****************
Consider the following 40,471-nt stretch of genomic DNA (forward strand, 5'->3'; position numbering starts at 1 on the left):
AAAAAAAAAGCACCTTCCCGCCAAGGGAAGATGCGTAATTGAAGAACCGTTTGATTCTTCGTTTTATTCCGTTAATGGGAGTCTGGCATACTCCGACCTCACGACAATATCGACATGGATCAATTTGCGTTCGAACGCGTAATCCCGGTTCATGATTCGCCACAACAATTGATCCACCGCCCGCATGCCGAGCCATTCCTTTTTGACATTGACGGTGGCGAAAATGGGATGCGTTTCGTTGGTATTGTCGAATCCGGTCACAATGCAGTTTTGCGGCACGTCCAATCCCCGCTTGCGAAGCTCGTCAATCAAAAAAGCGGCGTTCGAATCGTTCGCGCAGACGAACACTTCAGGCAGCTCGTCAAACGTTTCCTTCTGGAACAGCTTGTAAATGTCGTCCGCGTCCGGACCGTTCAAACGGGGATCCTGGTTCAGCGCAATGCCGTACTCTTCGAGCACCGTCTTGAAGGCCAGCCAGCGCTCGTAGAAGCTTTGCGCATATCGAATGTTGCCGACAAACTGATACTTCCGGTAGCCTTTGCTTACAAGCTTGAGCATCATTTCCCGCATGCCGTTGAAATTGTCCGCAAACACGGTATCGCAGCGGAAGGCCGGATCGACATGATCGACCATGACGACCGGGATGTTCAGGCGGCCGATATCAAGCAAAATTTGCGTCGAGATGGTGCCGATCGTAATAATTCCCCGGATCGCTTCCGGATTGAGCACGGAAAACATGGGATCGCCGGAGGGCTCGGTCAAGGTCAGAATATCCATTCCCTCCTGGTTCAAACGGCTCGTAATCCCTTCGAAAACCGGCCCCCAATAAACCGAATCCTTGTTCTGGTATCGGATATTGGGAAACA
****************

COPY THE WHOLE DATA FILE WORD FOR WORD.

Consider the following 40,471-nt stretch of genomic DNA (forward strand, 5'->3'; position numbering starts at 1 on the left):
AAAAAAAAAGCACCTTCCCGCCAAGGGAAGATGCGTAATTGAAGAACCGTTTGATTCTTCGTTTTATTCCGTTAATGGGAGTCTGGCATACTCCGACCTCACGACAATATCGACATGGATCAATTTGCGTTCGAACGCGTAATCCCGGTTCATGATTCGCCACAACAATTGATCCACCGCCCGCATGCCGAGCCATTCCTTTTTGACATTGACGGTGGCGAAAATGGGATGCGTTTCGTTGGTATTGTCGAATCCGGTCACAATGCAGTTTTGCGGCACGTCCAATCCCCGCTTGCGAAGCTCGTCAATCAAAAAAGCGGCGTTCGAATCGTTCGCGCAGACGAACACTTCAGGCAGCTCGTCAAACGTTTCCTTCTGGAACAGCTTGTAAATGTCGTCCGCGTCCGGACCGTTCAAACGGGGATCCTGGTTCAGCGCAATGCCGTACTCTTCGAGCACCGTCTTGAAGGCCAGCCAGCGCTCGTAGAAGCTTTGCGCATATCGAATGTTGCCGACAAACTGATACTTCCGGTAGCCTTTGCTTACAAGCTTGAGCATCATTTCCCGCATGCCGTTGAAATTGTCCGCAAACACGGTATCGCAGCGGAAGGCCGGATCGACATGATCGACCATGACGACCGGGATGTTCAGGCGGCCGATATCAAGCAAAATTTGCGTCGAGATGGTGCCGATCGTAATAATTCCCCGGATCGCTTCCGGATTGAGCACGGAAAACATGGGATCGCCGGAGGGCTCGGTCAAGGTCAGAATATCCATTCCCTCCTGGTTCAAACGGCTCGTAATCCCTTCGAAAACCGGCCCCCAATAAACCGAATCCTTGTTCTGGTATCGGATATTGGGAAACA